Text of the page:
The Federal Reserve has lowered the bar for small businesses and charities to access central bank loans as they struggle through the economic downturn triggered by the pandemic.
In a statement on Friday, the Fed said it would reduce the minimum loan size from $250,000 to $100,000 for the Main Street Lending Program, a $600bn scheme launched earlier this year with the backing of the US Treasury.
The Fed’s move follows pressure from many members of Congress to boost usage of the MSLP, which has so far issued just $3.7bn of loans, representing only 0.6 per cent of its total capacity.
While larger US companies, which have access to global capital markets, have benefited hugely from the Fed’s interventions since the start of the pandemic, the US central bank has struggled to provide assistance to smaller and medium-sized businesses. The Fed does not have the power to issue grants that would not be repaid.
Although the US economy has been steadily recovering from this year’s shock, there are fears that the recovery could slow sharply amid a new rise in coronavirus cases and fading fiscal assistance, leading to more small-business failures.
Jay Powell, the Federal Reserve chair, had always said he was open to adjusting the terms of the MSLP. But he has cautioned that there had not been huge unmet demand from smaller businesses, because many are wary of taking on additional debt.
In its statement, the Fed said it was adjusting the fees associated with the programme as well as the minimum loan size to “encourage the provision of these smaller loans”.
The US central bank also said businesses that had taken on loans through the Paycheck Protection Program, a small business aid scheme administered by the Trump administration this year, could exclude up to $2m of that from their leverage calculations, which could make it easier for them to access the MSLP.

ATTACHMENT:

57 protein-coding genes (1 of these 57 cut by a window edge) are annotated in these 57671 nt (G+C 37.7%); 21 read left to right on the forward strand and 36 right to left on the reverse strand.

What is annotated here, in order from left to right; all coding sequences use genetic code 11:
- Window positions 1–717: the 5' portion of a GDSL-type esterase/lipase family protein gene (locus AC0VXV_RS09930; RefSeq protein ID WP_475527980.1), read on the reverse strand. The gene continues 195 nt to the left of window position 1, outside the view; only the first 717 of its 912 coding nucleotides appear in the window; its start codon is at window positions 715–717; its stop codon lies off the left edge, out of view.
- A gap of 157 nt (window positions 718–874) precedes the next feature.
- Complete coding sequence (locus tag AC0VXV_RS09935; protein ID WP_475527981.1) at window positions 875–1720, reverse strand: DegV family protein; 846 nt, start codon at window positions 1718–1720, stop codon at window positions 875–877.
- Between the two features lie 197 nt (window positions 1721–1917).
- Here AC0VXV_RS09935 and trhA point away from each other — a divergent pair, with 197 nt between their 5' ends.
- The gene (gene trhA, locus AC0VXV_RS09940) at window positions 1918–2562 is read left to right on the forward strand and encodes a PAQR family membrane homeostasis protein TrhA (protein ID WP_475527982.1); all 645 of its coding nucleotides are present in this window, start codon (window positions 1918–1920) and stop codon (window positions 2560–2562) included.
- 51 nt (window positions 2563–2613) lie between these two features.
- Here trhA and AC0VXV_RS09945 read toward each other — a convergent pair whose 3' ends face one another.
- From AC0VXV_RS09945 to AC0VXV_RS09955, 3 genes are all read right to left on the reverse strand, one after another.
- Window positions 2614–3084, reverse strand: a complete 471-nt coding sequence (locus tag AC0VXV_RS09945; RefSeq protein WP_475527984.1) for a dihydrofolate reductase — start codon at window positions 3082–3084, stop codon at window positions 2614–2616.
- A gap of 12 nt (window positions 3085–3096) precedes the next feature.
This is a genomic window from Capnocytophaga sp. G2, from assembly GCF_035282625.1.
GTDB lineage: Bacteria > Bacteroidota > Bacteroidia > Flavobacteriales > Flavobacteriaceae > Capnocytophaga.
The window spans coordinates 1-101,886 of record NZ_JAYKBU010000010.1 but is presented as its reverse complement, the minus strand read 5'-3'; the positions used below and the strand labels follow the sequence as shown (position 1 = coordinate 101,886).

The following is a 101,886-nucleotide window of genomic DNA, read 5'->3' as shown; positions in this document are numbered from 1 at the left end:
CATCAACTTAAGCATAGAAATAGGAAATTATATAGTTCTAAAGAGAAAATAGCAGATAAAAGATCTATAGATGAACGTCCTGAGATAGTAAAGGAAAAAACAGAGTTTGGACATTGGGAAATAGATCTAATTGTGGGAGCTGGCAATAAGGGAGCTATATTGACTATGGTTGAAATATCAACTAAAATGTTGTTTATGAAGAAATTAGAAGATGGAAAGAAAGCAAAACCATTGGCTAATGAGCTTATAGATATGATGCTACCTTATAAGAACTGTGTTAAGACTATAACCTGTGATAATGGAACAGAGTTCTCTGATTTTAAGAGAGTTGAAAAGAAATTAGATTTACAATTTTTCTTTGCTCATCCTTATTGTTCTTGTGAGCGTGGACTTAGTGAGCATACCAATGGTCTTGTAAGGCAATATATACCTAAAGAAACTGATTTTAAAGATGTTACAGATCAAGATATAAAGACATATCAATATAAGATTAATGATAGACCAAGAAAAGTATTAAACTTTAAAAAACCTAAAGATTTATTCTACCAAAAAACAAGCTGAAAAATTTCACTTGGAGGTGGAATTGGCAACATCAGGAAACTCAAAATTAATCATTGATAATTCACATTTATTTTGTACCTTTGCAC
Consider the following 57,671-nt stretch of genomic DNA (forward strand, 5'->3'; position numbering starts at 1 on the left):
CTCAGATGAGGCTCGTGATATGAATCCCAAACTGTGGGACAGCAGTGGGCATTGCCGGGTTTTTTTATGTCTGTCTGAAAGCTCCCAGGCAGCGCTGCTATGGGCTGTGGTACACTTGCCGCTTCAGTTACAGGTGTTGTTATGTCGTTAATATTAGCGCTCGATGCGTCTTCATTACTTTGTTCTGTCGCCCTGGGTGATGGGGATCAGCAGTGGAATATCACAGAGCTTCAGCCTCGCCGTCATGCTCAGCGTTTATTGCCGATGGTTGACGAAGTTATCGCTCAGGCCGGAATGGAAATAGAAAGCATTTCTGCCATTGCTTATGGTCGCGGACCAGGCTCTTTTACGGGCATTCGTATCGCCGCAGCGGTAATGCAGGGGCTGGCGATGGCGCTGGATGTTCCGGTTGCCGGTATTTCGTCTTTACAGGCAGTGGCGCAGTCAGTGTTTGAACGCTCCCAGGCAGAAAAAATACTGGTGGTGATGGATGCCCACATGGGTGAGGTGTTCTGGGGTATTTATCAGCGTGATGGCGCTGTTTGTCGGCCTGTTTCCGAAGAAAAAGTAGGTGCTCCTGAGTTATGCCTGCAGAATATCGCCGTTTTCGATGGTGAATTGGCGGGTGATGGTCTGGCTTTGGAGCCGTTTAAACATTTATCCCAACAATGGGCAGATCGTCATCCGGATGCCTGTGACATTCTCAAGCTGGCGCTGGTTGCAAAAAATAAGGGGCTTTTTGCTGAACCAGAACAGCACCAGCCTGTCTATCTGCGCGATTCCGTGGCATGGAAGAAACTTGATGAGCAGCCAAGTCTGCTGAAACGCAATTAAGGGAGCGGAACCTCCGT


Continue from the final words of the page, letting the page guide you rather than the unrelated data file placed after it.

One of the sectors that has been pushing hardest for changes to the MSLP is the commercial real estate industry, which has been walloped by the pandemic as Americans steer clear of shopping malls and office buildings. The sector has been pushing for more lenient terms on the loans, but it is unclear that the new terms announced on Friday will satisfy those demands.
Beyond Main Street, usage for the remainder of the Fed’s 11 lending facilities — which were announced in March under powers that allow the central bank to make asset purchases in “unusual and exigent circumstances” — has also remained modest.
The Fed has consistently framed many of these facilities as “backstops”, in the event that the dysfunction that swept through financial markets in March and April re-emerges. Investors have since ascribed the minimal take-up to the central bank’s success in quelling any concerns of a repeat event in the near future.
The municipal bond facility, which involves the Fed buying up to $500bn of short-term notes from select states, counties and cities, has purchased just $1.7bn of assets as of Wednesday, according to figures released this week.
Meanwhile, the Fed’s holdings of corporate bonds and exchange traded funds that track the market has stalled out around $13bn for weeks. The central bank had set the cap at $750bn.
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